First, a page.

On the first point, from zero LNG exports before 2016, the U.S. quickly became the world’s biggest exporter, with around 86 million metric tonnes of LNG shipped in 2022. And around two-thirds of all the U.S.’s LNG exports since Russia invaded Ukraine on 24 February 2022 have gone to Europe. The new LNG projects that have seen their permit permissions paused for an unspecified period are key to the U.S.’s LNG exports doubling by the end of this decade. On the second point, the U.S. leveraged every proverbial carrot and stick available to it to pressure Qatar, for one, to stop signing LNG supply deals one after another with China – as it had been doing in the run-up to Russia’s 2022 invasion, as also analysed in depth in my new book. Given this, May 2022 saw Qatar signed a declaration of intent on energy cooperation with Germany aimed at becoming its key supplier of LNG into the future. These new supplies of LNG from Qatar would come into Germany through existing importation routes augmented by new infrastructure approved by the German Bundestag on 19 May. The plans would run in parallel with, but were likely to be finished significantly sooner than, the plans for Qatar to also make available to Germany sizeable supplies of LNG from the Golden Pass terminal on the Gulf Coast of Texas. QatarEnergy holds a 70 percent stake in the project, with the U.S.’s ExxonMobil holding the remainder. The Golden Pass terminal’s estimated send-out capacity is projected to be around 18 million mtpy of LNG.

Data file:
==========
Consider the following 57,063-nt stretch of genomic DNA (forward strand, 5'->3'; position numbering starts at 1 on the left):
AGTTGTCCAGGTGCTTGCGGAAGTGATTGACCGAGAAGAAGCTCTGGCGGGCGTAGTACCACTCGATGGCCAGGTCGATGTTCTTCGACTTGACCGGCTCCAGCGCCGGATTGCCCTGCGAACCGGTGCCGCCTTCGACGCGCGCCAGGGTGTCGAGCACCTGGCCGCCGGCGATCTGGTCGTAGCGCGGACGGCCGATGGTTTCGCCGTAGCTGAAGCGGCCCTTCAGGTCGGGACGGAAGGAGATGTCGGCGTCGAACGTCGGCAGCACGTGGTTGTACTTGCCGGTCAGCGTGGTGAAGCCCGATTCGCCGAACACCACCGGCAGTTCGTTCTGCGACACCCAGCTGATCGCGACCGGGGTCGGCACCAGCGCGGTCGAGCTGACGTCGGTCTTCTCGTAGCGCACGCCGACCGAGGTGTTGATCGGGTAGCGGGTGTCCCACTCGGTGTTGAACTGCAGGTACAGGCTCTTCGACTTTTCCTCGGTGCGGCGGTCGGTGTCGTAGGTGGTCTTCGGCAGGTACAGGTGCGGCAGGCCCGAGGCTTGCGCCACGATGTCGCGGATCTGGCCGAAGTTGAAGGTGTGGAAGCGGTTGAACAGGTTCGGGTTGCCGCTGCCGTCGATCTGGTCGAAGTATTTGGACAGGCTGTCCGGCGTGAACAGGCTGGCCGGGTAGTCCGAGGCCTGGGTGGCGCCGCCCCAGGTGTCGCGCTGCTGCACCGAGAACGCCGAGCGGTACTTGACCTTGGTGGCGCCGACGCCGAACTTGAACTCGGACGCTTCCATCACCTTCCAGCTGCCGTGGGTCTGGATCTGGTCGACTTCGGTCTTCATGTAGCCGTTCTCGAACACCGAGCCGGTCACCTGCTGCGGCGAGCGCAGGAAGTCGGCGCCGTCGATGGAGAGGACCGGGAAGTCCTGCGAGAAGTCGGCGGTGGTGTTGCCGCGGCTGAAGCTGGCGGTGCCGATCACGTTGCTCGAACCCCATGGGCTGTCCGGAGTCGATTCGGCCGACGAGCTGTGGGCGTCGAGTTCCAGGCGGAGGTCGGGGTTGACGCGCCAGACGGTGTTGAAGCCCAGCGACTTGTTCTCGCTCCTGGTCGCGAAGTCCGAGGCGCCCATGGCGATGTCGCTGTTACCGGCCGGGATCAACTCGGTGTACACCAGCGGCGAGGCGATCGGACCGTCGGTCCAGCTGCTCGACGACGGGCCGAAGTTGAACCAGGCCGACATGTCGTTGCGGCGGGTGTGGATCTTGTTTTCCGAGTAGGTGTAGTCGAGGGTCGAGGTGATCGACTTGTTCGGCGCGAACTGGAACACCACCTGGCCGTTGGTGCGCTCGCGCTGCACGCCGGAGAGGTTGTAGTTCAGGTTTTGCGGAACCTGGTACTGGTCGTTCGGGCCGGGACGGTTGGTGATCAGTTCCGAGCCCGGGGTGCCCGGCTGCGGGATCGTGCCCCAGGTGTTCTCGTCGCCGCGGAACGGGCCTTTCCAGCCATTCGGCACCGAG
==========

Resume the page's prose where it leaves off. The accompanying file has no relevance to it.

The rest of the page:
Just after the White House’s announcement on 26 January to ‘pause’ approvals of new LNG projects, the European Commission said that this will have no short- or medium-term impact on the E.U.’s security of supply. “The reality is that there’s no doubt the U.S. has been the key factor in ensuring cohesion in the E.U.’s approach to punishing Russia for its invasion of Ukraine, both in terms of brokering deals with other suppliers such as Qatar, and in providing LNG itself,” a senior figure in the E.U.’s energy security complex exclusively told OilPrice.com last week. “The big fear here is not just that these pauses in permits for the big U.S. LNG projects will take months and maybe longer but also that some of them may not be allowed to go ahead at all,” he added. “Both of them raise questions about the U.S.’s entire commitment to the LNG sector now, and with that there is a very great danger of this [E.U.] cohesion [in its approach to punishing Russia for the invasion of Ukraine] being seriously undermined,” he concluded.